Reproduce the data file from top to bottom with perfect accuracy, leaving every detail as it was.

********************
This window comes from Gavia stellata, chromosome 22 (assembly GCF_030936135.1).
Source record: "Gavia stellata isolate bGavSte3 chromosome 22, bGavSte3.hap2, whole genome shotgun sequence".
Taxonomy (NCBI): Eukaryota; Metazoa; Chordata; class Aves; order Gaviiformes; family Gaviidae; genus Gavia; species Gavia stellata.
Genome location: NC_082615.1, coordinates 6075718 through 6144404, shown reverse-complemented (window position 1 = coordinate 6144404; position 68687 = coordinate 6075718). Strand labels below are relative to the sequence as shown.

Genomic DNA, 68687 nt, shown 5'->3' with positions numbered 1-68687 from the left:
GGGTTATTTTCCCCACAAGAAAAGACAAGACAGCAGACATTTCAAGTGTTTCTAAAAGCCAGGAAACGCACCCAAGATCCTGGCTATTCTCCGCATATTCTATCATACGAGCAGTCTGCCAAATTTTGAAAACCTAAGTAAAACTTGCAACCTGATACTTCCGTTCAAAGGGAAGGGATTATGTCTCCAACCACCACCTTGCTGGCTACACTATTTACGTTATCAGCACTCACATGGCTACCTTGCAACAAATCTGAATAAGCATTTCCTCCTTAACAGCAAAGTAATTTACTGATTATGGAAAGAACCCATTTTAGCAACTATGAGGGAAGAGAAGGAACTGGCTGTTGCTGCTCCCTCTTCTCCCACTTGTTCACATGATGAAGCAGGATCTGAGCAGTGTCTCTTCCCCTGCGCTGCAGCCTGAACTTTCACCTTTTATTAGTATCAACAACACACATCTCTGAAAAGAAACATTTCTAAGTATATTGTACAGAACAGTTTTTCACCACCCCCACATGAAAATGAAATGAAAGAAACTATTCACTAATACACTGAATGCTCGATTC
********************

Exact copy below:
This window comes from Gavia stellata, chromosome 22 (assembly GCF_030936135.1).
Source record: "Gavia stellata isolate bGavSte3 chromosome 22, bGavSte3.hap2, whole genome shotgun sequence".
Taxonomy (NCBI): Eukaryota; Metazoa; Chordata; class Aves; order Gaviiformes; family Gaviidae; genus Gavia; species Gavia stellata.
Genome location: NC_082615.1, coordinates 6075718 through 6144404, shown reverse-complemented (window position 1 = coordinate 6144404; position 68687 = coordinate 6075718). Strand labels below are relative to the sequence as shown.

Genomic DNA, 68687 nt, shown 5'->3' with positions numbered 1-68687 from the left:
GGGTTATTTTCCCCACAAGAAAAGACAAGACAGCAGACATTTCAAGTGTTTCTAAAAGCCAGGAAACGCACCCAAGATCCTGGCTATTCTCCGCATATTCTATCATACGAGCAGTCTGCCAAATTTTGAAAACCTAAGTAAAACTTGCAACCTGATACTTCCGTTCAAAGGGAAGGGATTATGTCTCCAACCACCACCTTGCTGGCTACACTATTTACGTTATCAGCACTCACATGGCTACCTTGCAACAAATCTGAATAAGCATTTCCTCCTTAACAGCAAAGTAATTTACTGATTATGGAAAGAACCCATTTTAGCAACTATGAGGGAAGAGAAGGAACTGGCTGTTGCTGCTCCCTCTTCTCCCACTTGTTCACATGATGAAGCAGGATCTGAGCAGTGTCTCTTCCCCTGCGCTGCAGCCTGAACTTTCACCTTTTATTAGTATCAACAACACACATCTCTGAAAAGAAACATTTCTAAGTATATTGTACAGAACAGTTTTTCACCACCCCCACATGAAAATGAAATGAAAGAAACTATTCACTAATACACTGAATGCTCGATTC